Global Burden of Crop Loss
Crop health is increasingly threatened by climate change, pests and insufficient response of agricultural practices to these threats. An estimated 40% of crop yields are lost to pests but the data available to prove and show trends is limited. The Global Burden of Crop Loss will produce trusted metrics on the burden of crop loss across geographies and crops. Rigorous evidence about the impact to society of crop losses across our food systems will be generated. This will enable decision makers and investors to understand the impact of crop loss on food security and on the economy and take appropriate action.
So, what’s the problem
Keeping up with the growing demand for food, in the context of climate change and increasingly varying growing conditions, is one of the defining challenges of our time.
We will need to produce far more food while limiting the environmental impact to ensure enough food is available for all of us for generations to come. Worldwide, an estimated 20-40% of crop yield is lost to pests and diseases. Losses of staple cereal (rice, wheat, maize) and tuber crops (potatoes and sweet potatoes) directly impact food security and nutrition, while losses in key commodity crops such as banana and coffee have major impacts on both household livelihoods and national economies.
Furthermore, the threat of plant pests and diseases is increased by climate fluctuations, hindering progress in several of the UN’s Sustainable Development Goals. Reducing crop loss will need to be a major component of this, and significant efforts are needed for improved management of pests, including pathogens and weeds.
What is this project doing?
Despite these clear problems and impacts, data on the scale, scope, and trends of the problem are sparse and outdated.
The Global Burden of Crop Loss (GBCL) is an initiative aiming to support plant health by providing actionable estimates of crop losses to inform decision making locally, nationally and globally.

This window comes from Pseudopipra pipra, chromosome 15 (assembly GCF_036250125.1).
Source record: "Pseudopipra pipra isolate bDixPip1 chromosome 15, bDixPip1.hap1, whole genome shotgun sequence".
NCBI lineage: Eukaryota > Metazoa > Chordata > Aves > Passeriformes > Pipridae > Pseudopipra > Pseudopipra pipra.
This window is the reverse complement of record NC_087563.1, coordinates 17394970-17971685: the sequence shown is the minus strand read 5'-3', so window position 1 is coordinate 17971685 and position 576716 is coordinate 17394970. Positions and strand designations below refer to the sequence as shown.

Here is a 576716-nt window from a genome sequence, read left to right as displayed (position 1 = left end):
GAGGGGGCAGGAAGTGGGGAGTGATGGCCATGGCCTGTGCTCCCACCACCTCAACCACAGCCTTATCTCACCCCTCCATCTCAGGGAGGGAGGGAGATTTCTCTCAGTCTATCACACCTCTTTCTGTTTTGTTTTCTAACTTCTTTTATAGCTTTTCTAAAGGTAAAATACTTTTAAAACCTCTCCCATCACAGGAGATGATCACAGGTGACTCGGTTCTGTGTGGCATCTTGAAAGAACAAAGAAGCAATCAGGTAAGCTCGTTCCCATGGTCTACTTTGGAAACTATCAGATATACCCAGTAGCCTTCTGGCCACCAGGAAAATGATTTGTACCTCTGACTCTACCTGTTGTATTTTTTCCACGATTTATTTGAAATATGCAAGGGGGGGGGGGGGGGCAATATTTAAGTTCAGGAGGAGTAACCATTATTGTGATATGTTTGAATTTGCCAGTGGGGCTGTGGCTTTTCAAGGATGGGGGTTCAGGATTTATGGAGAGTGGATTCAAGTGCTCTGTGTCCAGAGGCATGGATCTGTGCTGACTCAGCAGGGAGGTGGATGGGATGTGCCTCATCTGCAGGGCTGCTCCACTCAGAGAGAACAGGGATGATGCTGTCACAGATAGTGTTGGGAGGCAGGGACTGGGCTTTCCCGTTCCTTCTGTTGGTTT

This initiative will capture and measure the global impacts of crop pests and disease, putting a much-needed spotlight on crop health and ensuring that money and goodwill are directed towards the real, evidence-based, causes of crop loss.
With accurate and relevant information, decision-makers can allocate resources and systematically develop investment in, and capacity of, plant health systems. Overall, this project has the potential to transform global agriculture and serve as a cornerstone for agricultural policy decision-making. The Knowledge and Data team at CABI, the universities of York and Exeter and Luma Consulting were awarded a Bill and Melinda Gates Foundation, Grand Challenges, Call to Action grant.
This seed funding, covering 18 months, ending 31 October 2020, enabled the team to determine the feasibility of delivering the vision for the Global Burden of Crop Loss. The team outlined the existing data landscape, collaborative networks, and proposed analytical methods to deliver the Global Burden of Crop Loss initiative.
Activities to define the need for the initiative through extensive user interviews are being carried out, as well as an evaluation of relevant methods and datasets. In-depth analysis on global crop production datasets to assess their suitability as a key data layer in the analytical pipeline is also being done.
Following the 18-month scoping stage, it was concluded that there is a clear demand for accurate, timely and spatially explicit information on the burden and causes of crop loss that the data and methodology needed to develop such metrics exist; and that the research community is willing and capable of undertaking this task. On this basis, the initiative moved forward and started with a pilot on wheat (a crop with good data availability). The project team has been gathering datasets, building partnerships and developing a scalable governance system that will support participation by a broad range of partners.
An outline theoretical framework has been developed and initial work on global wheat data has started. The ‘Technical Work Group,’ composed of key experts that will develop the methods and analytical pipeline, has also convened. The first round of wheat estimates is planned to be delivered in 2022. Estimates for other crops will follow.